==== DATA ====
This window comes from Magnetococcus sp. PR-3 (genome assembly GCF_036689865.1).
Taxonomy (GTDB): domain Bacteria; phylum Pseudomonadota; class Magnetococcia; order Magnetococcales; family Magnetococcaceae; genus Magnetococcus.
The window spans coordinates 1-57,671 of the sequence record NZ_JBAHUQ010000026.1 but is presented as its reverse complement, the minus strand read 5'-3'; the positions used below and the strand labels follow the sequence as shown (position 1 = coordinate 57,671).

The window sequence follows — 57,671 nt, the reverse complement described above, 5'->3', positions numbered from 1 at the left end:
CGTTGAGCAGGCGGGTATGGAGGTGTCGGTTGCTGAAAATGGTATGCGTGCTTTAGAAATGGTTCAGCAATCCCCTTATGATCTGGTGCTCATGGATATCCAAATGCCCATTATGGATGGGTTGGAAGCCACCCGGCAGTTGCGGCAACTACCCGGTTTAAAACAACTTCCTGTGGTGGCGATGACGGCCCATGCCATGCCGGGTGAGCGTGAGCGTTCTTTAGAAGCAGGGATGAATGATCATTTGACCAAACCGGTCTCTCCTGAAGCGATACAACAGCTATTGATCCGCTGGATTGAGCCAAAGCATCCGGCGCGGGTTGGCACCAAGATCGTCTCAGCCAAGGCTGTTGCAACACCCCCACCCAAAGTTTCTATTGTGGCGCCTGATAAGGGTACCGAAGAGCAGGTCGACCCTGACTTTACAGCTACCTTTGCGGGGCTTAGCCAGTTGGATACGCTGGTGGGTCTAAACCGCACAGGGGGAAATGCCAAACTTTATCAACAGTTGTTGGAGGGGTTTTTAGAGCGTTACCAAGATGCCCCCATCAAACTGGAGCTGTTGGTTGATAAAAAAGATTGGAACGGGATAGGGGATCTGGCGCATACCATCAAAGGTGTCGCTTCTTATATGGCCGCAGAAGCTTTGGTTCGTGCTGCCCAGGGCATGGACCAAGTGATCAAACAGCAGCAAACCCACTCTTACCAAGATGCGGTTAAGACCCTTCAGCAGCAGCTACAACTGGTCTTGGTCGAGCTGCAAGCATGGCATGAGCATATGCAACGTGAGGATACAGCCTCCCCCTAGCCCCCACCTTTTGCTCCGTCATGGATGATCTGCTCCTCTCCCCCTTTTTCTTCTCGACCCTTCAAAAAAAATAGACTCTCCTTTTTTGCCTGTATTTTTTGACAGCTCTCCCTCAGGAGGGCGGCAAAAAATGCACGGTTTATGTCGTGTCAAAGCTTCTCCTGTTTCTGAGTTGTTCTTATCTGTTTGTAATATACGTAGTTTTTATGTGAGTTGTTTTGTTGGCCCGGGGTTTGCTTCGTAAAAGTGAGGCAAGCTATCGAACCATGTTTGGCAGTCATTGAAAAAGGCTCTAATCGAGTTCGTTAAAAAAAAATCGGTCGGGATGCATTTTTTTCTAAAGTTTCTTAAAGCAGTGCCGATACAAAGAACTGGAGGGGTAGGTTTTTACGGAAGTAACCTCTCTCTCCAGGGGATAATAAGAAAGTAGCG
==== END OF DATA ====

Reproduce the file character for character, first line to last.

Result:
This window comes from Magnetococcus sp. PR-3 (genome assembly GCF_036689865.1).
Taxonomy (GTDB): domain Bacteria; phylum Pseudomonadota; class Magnetococcia; order Magnetococcales; family Magnetococcaceae; genus Magnetococcus.
The window spans coordinates 1-57,671 of the sequence record NZ_JBAHUQ010000026.1 but is presented as its reverse complement, the minus strand read 5'-3'; the positions used below and the strand labels follow the sequence as shown (position 1 = coordinate 57,671).

The window sequence follows — 57,671 nt, the reverse complement described above, 5'->3', positions numbered from 1 at the left end:
CGTTGAGCAGGCGGGTATGGAGGTGTCGGTTGCTGAAAATGGTATGCGTGCTTTAGAAATGGTTCAGCAATCCCCTTATGATCTGGTGCTCATGGATATCCAAATGCCCATTATGGATGGGTTGGAAGCCACCCGGCAGTTGCGGCAACTACCCGGTTTAAAACAACTTCCTGTGGTGGCGATGACGGCCCATGCCATGCCGGGTGAGCGTGAGCGTTCTTTAGAAGCAGGGATGAATGATCATTTGACCAAACCGGTCTCTCCTGAAGCGATACAACAGCTATTGATCCGCTGGATTGAGCCAAAGCATCCGGCGCGGGTTGGCACCAAGATCGTCTCAGCCAAGGCTGTTGCAACACCCCCACCCAAAGTTTCTATTGTGGCGCCTGATAAGGGTACCGAAGAGCAGGTCGACCCTGACTTTACAGCTACCTTTGCGGGGCTTAGCCAGTTGGATACGCTGGTGGGTCTAAACCGCACAGGGGGAAATGCCAAACTTTATCAACAGTTGTTGGAGGGGTTTTTAGAGCGTTACCAAGATGCCCCCATCAAACTGGAGCTGTTGGTTGATAAAAAAGATTGGAACGGGATAGGGGATCTGGCGCATACCATCAAAGGTGTCGCTTCTTATATGGCCGCAGAAGCTTTGGTTCGTGCTGCCCAGGGCATGGACCAAGTGATCAAACAGCAGCAAACCCACTCTTACCAAGATGCGGTTAAGACCCTTCAGCAGCAGCTACAACTGGTCTTGGTCGAGCTGCAAGCATGGCATGAGCATATGCAACGTGAGGATACAGCCTCCCCCTAGCCCCCACCTTTTGCTCCGTCATGGATGATCTGCTCCTCTCCCCCTTTTTCTTCTCGACCCTTCAAAAAAAATAGACTCTCCTTTTTTGCCTGTATTTTTTGACAGCTCTCCCTCAGGAGGGCGGCAAAAAATGCACGGTTTATGTCGTGTCAAAGCTTCTCCTGTTTCTGAGTTGTTCTTATCTGTTTGTAATATACGTAGTTTTTATGTGAGTTGTTTTGTTGGCCCGGGGTTTGCTTCGTAAAAGTGAGGCAAGCTATCGAACCATGTTTGGCAGTCATTGAAAAAGGCTCTAATCGAGTTCGTTAAAAAAAAATCGGTCGGGATGCATTTTTTTCTAAAGTTTCTTAAAGCAGTGCCGATACAAAGAACTGGAGGGGTAGGTTTTTACGGAAGTAACCTCTCTCTCCAGGGGATAATAAGAAAGTAGCG